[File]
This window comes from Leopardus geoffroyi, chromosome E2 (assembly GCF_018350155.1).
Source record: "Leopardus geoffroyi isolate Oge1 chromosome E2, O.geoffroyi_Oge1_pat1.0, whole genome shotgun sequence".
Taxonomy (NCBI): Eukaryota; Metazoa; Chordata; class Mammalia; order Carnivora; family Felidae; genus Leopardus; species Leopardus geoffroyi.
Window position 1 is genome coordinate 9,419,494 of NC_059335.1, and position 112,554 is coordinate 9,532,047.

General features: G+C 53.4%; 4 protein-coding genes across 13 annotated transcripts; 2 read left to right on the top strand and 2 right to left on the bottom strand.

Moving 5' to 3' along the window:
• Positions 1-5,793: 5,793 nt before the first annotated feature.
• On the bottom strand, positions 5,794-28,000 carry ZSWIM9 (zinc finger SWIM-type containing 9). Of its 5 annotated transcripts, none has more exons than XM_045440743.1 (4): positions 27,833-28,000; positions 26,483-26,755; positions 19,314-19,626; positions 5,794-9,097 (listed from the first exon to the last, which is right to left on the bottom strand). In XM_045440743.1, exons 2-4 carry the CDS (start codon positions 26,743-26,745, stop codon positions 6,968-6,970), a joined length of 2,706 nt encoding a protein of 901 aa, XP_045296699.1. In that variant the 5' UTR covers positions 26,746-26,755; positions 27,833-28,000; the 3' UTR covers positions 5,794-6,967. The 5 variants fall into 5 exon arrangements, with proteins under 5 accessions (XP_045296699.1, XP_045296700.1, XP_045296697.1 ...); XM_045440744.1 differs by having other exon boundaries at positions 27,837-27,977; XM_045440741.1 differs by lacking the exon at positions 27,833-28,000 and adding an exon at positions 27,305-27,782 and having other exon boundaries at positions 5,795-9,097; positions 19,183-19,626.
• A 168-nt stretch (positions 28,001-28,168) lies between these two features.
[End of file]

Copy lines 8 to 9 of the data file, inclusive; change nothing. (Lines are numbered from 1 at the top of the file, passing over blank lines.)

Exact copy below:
• On the bottom strand, positions 5,794-28,000 carry ZSWIM9 (zinc finger SWIM-type containing 9). Of its 5 annotated transcripts, none has more exons than XM_045440743.1 (4): positions 27,833-28,000; positions 26,483-26,755; positions 19,314-19,626; positions 5,794-9,097 (listed from the first exon to the last, which is right to left on the bottom strand). In XM_045440743.1, exons 2-4 carry the CDS (start codon positions 26,743-26,745, stop codon positions 6,968-6,970), a joined length of 2,706 nt encoding a protein of 901 aa, XP_045296699.1. In that variant the 5' UTR covers positions 26,746-26,755; positions 27,833-28,000; the 3' UTR covers positions 5,794-6,967. The 5 variants fall into 5 exon arrangements, with proteins under 5 accessions (XP_045296699.1, XP_045296700.1, XP_045296697.1 ...); XM_045440744.1 differs by having other exon boundaries at positions 27,837-27,977; XM_045440741.1 differs by lacking the exon at positions 27,833-28,000 and adding an exon at positions 27,305-27,782 and having other exon boundaries at positions 5,795-9,097; positions 19,183-19,626.
• A 168-nt stretch (positions 28,001-28,168) lies between these two features.